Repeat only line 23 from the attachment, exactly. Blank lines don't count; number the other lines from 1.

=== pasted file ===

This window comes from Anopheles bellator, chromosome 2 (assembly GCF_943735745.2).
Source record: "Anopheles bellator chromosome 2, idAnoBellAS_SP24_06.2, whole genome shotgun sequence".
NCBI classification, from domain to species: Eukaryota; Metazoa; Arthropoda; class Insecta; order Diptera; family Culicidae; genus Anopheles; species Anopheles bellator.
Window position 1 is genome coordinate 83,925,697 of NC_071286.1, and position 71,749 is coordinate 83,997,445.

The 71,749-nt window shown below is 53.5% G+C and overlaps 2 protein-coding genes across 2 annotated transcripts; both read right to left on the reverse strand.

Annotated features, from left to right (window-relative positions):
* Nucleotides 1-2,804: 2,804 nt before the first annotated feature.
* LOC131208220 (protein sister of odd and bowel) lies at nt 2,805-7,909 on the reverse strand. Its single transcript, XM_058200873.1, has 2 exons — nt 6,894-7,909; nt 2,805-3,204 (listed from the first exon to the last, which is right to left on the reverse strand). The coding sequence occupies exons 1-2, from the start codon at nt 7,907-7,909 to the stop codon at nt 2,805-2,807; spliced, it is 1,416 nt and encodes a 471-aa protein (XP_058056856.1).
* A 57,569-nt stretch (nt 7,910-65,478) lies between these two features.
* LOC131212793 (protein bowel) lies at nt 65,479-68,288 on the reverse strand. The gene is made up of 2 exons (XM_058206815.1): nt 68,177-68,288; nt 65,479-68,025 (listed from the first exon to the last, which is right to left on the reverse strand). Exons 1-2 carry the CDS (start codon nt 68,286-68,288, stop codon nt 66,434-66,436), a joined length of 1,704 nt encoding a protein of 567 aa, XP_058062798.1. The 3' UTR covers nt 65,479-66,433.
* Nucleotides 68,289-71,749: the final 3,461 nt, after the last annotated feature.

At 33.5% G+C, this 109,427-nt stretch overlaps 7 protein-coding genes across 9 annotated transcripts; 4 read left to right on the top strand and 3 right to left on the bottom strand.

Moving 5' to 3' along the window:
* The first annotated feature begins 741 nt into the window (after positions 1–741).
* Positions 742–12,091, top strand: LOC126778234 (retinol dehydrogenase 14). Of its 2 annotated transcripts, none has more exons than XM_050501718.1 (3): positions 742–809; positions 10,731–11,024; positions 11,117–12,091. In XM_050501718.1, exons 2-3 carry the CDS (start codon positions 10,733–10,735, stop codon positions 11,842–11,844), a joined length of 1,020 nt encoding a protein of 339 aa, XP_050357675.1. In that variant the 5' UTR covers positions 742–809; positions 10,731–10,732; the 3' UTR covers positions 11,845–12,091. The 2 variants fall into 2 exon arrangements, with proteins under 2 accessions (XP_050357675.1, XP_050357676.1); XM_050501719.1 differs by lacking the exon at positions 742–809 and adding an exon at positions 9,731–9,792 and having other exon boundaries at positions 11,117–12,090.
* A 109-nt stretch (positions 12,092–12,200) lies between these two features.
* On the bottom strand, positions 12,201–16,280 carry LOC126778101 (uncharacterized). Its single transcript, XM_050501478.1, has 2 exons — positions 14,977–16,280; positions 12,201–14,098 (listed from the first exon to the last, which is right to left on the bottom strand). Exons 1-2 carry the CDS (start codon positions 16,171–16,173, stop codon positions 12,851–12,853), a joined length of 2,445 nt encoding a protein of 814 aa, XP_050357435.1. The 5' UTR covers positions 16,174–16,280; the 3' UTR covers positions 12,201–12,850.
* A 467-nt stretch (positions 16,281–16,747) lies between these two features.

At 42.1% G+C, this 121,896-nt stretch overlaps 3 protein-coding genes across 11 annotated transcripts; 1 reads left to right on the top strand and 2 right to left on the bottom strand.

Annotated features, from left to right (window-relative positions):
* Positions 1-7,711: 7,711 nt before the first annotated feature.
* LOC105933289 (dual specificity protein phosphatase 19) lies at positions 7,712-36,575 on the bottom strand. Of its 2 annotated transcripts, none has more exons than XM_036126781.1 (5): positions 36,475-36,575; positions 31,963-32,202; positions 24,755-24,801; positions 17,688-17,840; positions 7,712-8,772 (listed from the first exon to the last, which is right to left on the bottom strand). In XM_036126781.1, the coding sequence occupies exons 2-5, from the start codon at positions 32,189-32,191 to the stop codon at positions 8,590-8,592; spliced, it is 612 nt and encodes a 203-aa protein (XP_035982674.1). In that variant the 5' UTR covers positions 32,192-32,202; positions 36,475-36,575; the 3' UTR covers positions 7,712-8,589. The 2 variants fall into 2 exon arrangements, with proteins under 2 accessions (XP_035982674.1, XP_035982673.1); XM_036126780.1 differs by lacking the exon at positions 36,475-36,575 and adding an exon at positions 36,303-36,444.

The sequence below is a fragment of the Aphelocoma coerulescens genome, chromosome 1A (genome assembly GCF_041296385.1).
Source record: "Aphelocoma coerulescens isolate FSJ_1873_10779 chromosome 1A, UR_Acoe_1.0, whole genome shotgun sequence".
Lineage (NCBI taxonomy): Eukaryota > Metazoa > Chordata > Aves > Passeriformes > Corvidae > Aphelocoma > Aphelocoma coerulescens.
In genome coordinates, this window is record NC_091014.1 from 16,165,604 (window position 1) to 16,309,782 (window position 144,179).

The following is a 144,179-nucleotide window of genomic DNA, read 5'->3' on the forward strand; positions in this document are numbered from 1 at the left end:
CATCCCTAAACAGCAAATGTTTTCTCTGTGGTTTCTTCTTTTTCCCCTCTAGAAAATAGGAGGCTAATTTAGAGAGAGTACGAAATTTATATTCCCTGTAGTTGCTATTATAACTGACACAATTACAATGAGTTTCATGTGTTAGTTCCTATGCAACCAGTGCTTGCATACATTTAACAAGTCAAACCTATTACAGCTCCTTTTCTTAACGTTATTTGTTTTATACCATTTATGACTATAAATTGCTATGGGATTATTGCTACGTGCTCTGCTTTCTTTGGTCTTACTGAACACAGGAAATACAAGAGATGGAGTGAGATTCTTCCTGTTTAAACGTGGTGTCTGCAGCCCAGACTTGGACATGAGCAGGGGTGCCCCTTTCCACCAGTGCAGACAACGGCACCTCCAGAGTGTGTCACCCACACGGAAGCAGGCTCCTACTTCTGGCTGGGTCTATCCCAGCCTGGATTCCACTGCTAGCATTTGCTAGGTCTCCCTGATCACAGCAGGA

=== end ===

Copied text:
The sequence below is a fragment of the Aphelocoma coerulescens genome, chromosome 1A (genome assembly GCF_041296385.1).